It was left to Oregon State coach Mike Riley to finally put an end to a game that seemed ready to go all night. The Oregon State coach decided...
It was left to Oregon State coach Mike Riley to finally put an end to a game that seemed ready to go all night.
The Oregon State coach decided to go for two after the Beavers scored on the second possession of second overtime Saturday at Husky Stadium. And when tight end Joe Halahuni couldn’t control a pass in the end zone under tight coverage from Cort Dennison, the Huskies escaped with a 35-34 double overtime win.
“I thought we had the right play,” said Riley, who had initially sent the kick team out to force a third overtime. “We were on the road. They were pretty hot and I thought we were having a hard time with them and so we thought we could win the game right there. I look forward to seeing it on film. It looked like it was there.”
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But when it turned out it wasn’t, it allowed the Huskies to finally celebrate over a game they seemed to have won when they jumped ahead 21-0 after the first 20 minutes, then again when a fourth-down pass in the second OT fell incomplete. A late pass interference flag gave OSU new life, however, before the Huskies finally ended it for good.
“I guess sometimes when you get to celebrate twice, it’s even better,” said UW coach Steve Sarkisian.
Washington QB Jake Locker tied a school record with five touchdown passes and Huskies receiver Jermaine Kearse set one with four touchdown catches — two for each coming in the overtime periods
“It just shows the heart our team has to strive to finish,” said Kearse, who dropped three passes last week in a 24-14 loss to Arizona State.
That defeat damaged UW’s hopes for a bowl bid, and many viewed this game as a must-have. With the win, UW is 3-3 and enters a second half of Pac-10 play in which it will have four of six on the road.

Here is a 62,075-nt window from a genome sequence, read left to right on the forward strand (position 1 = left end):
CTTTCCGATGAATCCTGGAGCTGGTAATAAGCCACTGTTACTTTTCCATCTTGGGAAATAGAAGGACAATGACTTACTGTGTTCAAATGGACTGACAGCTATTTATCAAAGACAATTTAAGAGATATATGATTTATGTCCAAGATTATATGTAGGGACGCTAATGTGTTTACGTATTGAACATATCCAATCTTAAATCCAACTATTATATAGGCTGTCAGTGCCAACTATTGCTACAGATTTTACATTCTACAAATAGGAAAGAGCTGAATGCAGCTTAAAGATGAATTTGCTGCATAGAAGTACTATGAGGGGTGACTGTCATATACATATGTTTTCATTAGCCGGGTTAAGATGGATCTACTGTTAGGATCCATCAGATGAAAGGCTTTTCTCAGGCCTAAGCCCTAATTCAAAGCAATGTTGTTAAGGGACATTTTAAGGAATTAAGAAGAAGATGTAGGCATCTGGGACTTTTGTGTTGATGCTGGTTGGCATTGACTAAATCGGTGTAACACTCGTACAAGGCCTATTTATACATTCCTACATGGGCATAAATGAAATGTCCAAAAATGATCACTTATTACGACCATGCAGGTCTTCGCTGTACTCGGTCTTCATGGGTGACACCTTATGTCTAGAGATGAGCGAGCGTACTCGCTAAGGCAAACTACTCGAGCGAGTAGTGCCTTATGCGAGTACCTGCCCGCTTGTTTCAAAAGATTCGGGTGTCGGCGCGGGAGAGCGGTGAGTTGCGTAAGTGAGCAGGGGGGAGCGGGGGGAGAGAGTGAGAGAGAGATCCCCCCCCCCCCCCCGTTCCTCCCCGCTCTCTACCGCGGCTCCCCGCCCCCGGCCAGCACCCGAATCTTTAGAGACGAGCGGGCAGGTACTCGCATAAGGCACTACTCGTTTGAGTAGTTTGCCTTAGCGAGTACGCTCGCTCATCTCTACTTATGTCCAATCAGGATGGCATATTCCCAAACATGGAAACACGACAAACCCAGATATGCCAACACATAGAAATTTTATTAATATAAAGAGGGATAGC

“I wouldn’t say we were desperate, but we knew it was going to be a big game,” said Kearse.
The Huskies dominated the first 20 minutes, outgaining the Beavers 250-50 in taking their initial three-touchdown lead.
Washington had drives of 56, 69, 45 and 91 on its first four possessions, scoring TDs on the final three.
Two came on Locker-to-Kearse hookups.
But the Beavers scored three TDs in just under 10 minutes spanning the end of the second quarter and the beginning of the third to tie the score.
Each team went scoreless in the final 26:26 as the game went to overtime.
Washington won the toss and elected to take the ball last.
On a third-and-nine from the 10, OSU QB Ryan Katz hit Jacquizz Rodgers on a wheel route and Rodgers caught the ball and dragged Mason Foster into the end zone.
But UW came right back when Locker hit Kearse on a third-and-two from the 17 to tie it.
Washington then had the ball first in the second overtime, and after a holding penalty moved the Huskies back, Locker hit Kearse with a 21-yard TD when the Beavers blitzed.
But the Beavers responded with a touchdown after the controversial pass-interference penalty.
Sarkisian said he knew Riley would go for two, remembering when he had to win a Sun Bowl game against Missouri in 2006.
Dennison said he saw Halahuni break down the line and “I just tried my best and it worked.”
He said he wasn’t sure if he touched the ball but that “I really don’t care if I did. We got the win.”
It was the same score by which UW beat Oregon State in a memorable game in 1998 when Riley also eschewed a tie and decided to go for two on the last play of regulation.
Dennison said he was glad to see Riley go for two.
“That’s a challenge for the defense,” he said. “We just had to gut up and make sure they didn’t score.”
Locker had been bothered by a thigh bruise in practice all week but said he felt fine. He completed 21 of 35 passes for 286 yards.
Bob Condotta: 206-515-5699 or firstname.lastname@example.org